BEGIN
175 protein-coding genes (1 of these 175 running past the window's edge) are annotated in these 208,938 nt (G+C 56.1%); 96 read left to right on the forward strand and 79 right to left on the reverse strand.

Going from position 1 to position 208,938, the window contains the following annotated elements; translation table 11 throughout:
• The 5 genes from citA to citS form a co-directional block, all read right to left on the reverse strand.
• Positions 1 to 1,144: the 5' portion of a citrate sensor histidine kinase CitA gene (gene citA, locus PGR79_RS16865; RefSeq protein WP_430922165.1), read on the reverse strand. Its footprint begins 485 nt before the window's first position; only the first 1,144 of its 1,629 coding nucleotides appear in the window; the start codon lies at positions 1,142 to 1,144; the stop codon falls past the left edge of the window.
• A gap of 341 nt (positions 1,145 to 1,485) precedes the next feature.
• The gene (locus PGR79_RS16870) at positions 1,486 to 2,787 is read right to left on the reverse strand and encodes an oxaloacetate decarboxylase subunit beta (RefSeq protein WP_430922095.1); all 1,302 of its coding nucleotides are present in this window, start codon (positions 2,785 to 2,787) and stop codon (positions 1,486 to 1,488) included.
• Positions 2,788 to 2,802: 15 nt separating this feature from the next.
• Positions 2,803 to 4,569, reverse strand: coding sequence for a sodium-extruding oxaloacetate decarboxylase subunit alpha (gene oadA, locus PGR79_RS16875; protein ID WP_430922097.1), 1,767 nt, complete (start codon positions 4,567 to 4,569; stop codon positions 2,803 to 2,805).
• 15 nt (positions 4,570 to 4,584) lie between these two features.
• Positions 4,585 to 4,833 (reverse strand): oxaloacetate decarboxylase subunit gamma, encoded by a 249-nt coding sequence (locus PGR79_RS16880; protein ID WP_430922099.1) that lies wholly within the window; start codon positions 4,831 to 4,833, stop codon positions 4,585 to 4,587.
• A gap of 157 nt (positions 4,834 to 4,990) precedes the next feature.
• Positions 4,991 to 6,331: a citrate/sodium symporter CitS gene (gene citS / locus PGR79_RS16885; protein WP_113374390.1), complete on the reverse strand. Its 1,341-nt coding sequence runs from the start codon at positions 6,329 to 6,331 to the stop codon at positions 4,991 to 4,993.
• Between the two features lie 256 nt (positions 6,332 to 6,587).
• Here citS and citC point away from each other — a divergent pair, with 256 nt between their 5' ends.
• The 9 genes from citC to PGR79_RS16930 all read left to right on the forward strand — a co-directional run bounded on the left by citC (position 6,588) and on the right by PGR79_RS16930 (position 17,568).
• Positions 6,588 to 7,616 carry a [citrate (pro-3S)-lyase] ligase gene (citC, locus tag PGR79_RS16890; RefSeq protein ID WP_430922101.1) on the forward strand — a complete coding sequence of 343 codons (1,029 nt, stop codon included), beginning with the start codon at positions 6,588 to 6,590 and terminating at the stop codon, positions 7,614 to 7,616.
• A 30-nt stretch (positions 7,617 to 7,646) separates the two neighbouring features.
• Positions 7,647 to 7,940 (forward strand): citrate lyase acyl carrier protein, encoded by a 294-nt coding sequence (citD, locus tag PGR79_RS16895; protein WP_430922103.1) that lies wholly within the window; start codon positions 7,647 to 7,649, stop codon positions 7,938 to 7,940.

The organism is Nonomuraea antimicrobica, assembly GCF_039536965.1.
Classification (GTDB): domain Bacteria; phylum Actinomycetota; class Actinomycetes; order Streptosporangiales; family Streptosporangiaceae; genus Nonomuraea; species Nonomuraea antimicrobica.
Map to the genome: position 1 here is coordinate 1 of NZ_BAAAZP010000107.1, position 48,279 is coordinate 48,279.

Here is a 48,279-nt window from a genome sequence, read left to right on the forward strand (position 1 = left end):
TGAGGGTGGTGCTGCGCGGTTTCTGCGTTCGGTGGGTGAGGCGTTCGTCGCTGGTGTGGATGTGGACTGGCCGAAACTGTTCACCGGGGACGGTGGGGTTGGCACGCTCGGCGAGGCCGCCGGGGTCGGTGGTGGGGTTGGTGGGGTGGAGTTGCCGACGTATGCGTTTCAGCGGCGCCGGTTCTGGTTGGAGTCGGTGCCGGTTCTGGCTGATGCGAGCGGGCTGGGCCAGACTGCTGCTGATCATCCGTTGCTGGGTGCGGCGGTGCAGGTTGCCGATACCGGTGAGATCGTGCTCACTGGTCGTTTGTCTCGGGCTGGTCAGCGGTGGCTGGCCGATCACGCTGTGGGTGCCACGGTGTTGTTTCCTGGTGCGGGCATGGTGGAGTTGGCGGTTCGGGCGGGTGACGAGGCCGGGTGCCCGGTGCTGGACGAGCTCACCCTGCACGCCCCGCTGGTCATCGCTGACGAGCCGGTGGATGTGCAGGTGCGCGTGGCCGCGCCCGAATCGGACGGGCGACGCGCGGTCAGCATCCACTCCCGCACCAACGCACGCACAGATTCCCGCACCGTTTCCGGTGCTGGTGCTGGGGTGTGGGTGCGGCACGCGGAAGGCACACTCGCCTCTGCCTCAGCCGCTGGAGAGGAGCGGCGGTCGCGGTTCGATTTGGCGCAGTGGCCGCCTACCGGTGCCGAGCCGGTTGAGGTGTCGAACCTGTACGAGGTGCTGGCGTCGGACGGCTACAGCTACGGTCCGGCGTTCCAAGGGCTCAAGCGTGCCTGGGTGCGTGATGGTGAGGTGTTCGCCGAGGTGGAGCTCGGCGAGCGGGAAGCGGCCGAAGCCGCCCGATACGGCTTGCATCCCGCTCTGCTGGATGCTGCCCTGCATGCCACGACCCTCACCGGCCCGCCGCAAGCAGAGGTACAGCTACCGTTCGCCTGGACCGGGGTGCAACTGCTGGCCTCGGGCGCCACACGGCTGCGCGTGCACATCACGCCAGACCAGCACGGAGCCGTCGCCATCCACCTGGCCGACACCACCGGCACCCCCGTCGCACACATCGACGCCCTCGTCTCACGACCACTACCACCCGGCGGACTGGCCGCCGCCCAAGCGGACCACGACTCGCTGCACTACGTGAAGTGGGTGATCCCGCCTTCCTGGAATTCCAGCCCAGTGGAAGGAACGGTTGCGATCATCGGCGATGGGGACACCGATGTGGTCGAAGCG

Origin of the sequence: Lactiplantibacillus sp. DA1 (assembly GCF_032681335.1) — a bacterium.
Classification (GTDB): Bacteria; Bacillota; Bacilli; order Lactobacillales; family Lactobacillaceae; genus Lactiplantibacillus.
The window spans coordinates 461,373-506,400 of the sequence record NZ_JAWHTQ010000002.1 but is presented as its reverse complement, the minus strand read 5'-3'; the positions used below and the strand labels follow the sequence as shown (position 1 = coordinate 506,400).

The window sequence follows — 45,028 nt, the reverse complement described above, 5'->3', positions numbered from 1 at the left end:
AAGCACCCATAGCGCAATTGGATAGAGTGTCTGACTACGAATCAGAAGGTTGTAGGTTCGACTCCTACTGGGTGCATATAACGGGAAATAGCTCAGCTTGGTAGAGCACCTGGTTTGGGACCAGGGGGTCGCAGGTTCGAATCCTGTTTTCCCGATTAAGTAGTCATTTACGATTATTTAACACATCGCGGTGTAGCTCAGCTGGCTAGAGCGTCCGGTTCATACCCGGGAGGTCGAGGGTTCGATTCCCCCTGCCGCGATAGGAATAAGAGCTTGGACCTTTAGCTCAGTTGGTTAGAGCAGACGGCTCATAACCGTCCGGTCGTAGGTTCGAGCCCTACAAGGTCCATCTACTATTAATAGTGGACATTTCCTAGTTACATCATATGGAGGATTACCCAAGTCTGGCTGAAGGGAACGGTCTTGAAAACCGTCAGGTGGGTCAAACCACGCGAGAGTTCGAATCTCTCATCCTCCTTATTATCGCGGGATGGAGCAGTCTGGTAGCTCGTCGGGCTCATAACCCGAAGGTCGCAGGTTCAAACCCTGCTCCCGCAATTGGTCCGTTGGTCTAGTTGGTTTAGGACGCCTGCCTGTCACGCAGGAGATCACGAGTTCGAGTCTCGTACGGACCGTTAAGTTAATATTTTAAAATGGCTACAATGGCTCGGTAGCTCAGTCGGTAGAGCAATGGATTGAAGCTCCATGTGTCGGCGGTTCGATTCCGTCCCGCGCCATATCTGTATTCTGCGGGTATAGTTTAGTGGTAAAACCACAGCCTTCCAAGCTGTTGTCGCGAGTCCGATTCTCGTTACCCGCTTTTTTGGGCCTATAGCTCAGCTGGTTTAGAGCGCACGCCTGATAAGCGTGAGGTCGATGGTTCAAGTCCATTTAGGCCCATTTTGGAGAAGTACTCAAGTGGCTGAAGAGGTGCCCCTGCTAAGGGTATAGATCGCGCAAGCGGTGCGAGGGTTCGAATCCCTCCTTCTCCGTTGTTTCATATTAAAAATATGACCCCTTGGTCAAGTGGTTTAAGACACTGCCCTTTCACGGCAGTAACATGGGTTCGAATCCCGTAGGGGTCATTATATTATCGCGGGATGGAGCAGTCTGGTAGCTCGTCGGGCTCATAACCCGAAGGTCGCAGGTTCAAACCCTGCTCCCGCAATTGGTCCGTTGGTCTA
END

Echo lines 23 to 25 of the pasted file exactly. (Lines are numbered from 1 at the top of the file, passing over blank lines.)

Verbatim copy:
TGAGGGTGGTGCTGCGCGGTTTCTGCGTTCGGTGGGTGAGGCGTTCGTCGCTGGTGTGGATGTGGACTGGCCGAAACTGTTCACCGGGGACGGTGGGGTTGGCACGCTCGGCGAGGCCGCCGGGGTCGGTGGTGGGGTTGGTGGGGTGGAGTTGCCGACGTATGCGTTTCAGCGGCGCCGGTTCTGGTTGGAGTCGGTGCCGGTTCTGGCTGATGCGAGCGGGCTGGGCCAGACTGCTGCTGATCATCCGTTGCTGGGTGCGGCGGTGCAGGTTGCCGATACCGGTGAGATCGTGCTCACTGGTCGTTTGTCTCGGGCTGGTCAGCGGTGGCTGGCCGATCACGCTGTGGGTGCCACGGTGTTGTTTCCTGGTGCGGGCATGGTGGAGTTGGCGGTTCGGGCGGGTGACGAGGCCGGGTGCCCGGTGCTGGACGAGCTCACCCTGCACGCCCCGCTGGTCATCGCTGACGAGCCGGTGGATGTGCAGGTGCGCGTGGCCGCGCCCGAATCGGACGGGCGACGCGCGGTCAGCATCCACTCCCGCACCAACGCACGCACAGATTCCCGCACCGTTTCCGGTGCTGGTGCTGGGGTGTGGGTGCGGCACGCGGAAGGCACACTCGCCTCTGCCTCAGCCGCTGGAGAGGAGCGGCGGTCGCGGTTCGATTTGGCGCAGTGGCCGCCTACCGGTGCCGAGCCGGTTGAGGTGTCGAACCTGTACGAGGTGCTGGCGTCGGACGGCTACAGCTACGGTCCGGCGTTCCAAGGGCTCAAGCGTGCCTGGGTGCGTGATGGTGAGGTGTTCGCCGAGGTGGAGCTCGGCGAGCGGGAAGCGGCCGAAGCCGCCCGATACGGCTTGCATCCCGCTCTGCTGGATGCTGCCCTGCATGCCACGACCCTCACCGGCCCGCCGCAAGCAGAGGTACAGCTACCGTTCGCCTGGACCGGGGTGCAACTGCTGGCCTCGGGCGCCACACGGCTGCGCGTGCACATCACGCCAGACCAGCACGGAGCCGTCGCCATCCACCTGGCCGACACCACCGGCACCCCCGTCGCACACATCGACGCCCTCGTCTCACGACCACTACCACCCGGCGGACTGGCCGCCGCCCAAGCGGACCACGACTCGCTGCACTACGTGAAGTGGGTGATCCCGCCTTCCTGGAATTCCAGCCCAGTGGAAGGAACGGTTGCGATCATCGGCGATGGGGACACCGATGTGGTCGAAGCG

Origin of the sequence: Lactiplantibacillus sp. DA1 (assembly GCF_032681335.1) — a bacterium.
Classification (GTDB): Bacteria; Bacillota; Bacilli; order Lactobacillales; family Lactobacillaceae; genus Lactiplantibacillus.